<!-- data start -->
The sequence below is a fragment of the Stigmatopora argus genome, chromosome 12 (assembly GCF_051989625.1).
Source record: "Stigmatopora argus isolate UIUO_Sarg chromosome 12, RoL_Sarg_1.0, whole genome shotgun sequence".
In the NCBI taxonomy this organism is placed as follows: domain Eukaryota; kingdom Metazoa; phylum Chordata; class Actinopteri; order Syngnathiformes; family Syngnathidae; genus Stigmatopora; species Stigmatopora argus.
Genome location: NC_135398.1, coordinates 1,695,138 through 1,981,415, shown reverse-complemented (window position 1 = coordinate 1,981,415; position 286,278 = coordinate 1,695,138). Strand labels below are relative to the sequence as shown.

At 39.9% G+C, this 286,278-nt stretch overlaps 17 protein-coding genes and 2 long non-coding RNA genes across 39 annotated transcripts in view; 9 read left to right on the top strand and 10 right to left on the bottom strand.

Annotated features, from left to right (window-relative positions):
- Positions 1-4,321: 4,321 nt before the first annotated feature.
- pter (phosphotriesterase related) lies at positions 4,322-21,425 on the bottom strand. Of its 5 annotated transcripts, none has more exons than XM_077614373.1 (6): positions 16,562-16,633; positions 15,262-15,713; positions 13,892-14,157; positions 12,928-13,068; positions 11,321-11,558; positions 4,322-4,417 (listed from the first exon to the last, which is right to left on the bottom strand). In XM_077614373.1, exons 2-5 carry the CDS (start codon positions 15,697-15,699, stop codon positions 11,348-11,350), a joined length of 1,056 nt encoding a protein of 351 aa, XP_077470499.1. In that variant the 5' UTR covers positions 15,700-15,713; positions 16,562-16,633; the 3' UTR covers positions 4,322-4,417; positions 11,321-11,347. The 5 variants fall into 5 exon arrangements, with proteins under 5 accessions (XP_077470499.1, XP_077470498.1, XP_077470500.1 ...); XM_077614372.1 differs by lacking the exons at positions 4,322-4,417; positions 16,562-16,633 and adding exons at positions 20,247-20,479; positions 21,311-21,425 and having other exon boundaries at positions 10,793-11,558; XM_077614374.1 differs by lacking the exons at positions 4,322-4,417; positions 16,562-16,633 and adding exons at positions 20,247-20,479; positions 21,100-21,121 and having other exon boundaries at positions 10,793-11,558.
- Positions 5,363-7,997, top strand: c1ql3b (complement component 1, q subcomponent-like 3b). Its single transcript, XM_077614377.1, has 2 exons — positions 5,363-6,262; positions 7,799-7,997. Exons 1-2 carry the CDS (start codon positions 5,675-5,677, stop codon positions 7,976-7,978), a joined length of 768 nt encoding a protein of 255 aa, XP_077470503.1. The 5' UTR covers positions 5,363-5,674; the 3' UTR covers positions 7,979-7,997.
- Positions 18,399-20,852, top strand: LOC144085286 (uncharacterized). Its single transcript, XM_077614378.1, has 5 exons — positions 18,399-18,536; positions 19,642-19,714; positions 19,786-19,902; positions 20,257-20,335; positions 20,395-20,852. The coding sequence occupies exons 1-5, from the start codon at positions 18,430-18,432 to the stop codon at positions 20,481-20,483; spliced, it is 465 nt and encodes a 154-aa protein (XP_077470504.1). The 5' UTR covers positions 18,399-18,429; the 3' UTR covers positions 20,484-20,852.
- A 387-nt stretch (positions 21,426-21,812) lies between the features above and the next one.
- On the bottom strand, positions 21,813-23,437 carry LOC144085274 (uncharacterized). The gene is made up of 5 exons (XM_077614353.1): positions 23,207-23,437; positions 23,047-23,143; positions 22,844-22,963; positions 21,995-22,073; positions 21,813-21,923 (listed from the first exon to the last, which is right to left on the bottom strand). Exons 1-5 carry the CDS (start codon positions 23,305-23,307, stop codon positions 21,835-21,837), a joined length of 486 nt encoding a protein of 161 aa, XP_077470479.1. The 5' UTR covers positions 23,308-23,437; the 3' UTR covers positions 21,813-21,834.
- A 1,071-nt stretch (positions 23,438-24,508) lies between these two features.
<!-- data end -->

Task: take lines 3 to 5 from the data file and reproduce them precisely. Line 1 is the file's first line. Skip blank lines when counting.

In the NCBI taxonomy this organism is placed as follows: domain Eukaryota; kingdom Metazoa; phylum Chordata; class Actinopteri; order Syngnathiformes; family Syngnathidae; genus Stigmatopora; species Stigmatopora argus.
Genome location: NC_135398.1, coordinates 1,695,138 through 1,981,415, shown reverse-complemented (window position 1 = coordinate 1,981,415; position 286,278 = coordinate 1,695,138). Strand labels below are relative to the sequence as shown.

At 39.9% G+C, this 286,278-nt stretch overlaps 17 protein-coding genes and 2 long non-coding RNA genes across 39 annotated transcripts in view; 9 read left to right on the top strand and 10 right to left on the bottom strand.